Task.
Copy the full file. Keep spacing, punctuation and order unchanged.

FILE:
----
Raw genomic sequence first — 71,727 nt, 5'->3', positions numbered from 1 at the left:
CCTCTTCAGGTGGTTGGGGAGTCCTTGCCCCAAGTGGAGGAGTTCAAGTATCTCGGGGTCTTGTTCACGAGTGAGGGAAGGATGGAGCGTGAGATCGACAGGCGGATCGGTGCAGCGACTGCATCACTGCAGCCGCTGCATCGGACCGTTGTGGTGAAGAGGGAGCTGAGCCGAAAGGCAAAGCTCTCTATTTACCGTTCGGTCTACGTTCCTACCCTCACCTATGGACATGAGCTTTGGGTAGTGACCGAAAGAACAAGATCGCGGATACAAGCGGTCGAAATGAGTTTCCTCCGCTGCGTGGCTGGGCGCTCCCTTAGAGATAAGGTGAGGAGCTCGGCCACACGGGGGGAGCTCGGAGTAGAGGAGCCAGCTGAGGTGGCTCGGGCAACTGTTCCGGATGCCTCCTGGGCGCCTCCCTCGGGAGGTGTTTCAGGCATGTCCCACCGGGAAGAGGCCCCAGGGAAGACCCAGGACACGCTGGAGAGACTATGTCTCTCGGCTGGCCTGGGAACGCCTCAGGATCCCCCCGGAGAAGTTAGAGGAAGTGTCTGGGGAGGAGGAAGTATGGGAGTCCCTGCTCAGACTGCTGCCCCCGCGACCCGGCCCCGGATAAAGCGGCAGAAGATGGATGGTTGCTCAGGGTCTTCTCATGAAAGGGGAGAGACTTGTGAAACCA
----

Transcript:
Raw genomic sequence first — 71,727 nt, 5'->3', positions numbered from 1 at the left:
CCTCTTCAGGTGGTTGGGGAGTCCTTGCCCCAAGTGGAGGAGTTCAAGTATCTCGGGGTCTTGTTCACGAGTGAGGGAAGGATGGAGCGTGAGATCGACAGGCGGATCGGTGCAGCGACTGCATCACTGCAGCCGCTGCATCGGACCGTTGTGGTGAAGAGGGAGCTGAGCCGAAAGGCAAAGCTCTCTATTTACCGTTCGGTCTACGTTCCTACCCTCACCTATGGACATGAGCTTTGGGTAGTGACCGAAAGAACAAGATCGCGGATACAAGCGGTCGAAATGAGTTTCCTCCGCTGCGTGGCTGGGCGCTCCCTTAGAGATAAGGTGAGGAGCTCGGCCACACGGGGGGAGCTCGGAGTAGAGGAGCCAGCTGAGGTGGCTCGGGCAACTGTTCCGGATGCCTCCTGGGCGCCTCCCTCGGGAGGTGTTTCAGGCATGTCCCACCGGGAAGAGGCCCCAGGGAAGACCCAGGACACGCTGGAGAGACTATGTCTCTCGGCTGGCCTGGGAACGCCTCAGGATCCCCCCGGAGAAGTTAGAGGAAGTGTCTGGGGAGGAGGAAGTATGGGAGTCCCTGCTCAGACTGCTGCCCCCGCGACCCGGCCCCGGATAAAGCGGCAGAAGATGGATGGTTGCTCAGGGTCTTCTCATGAAAGGGGAGAGACTTGTGAAACCA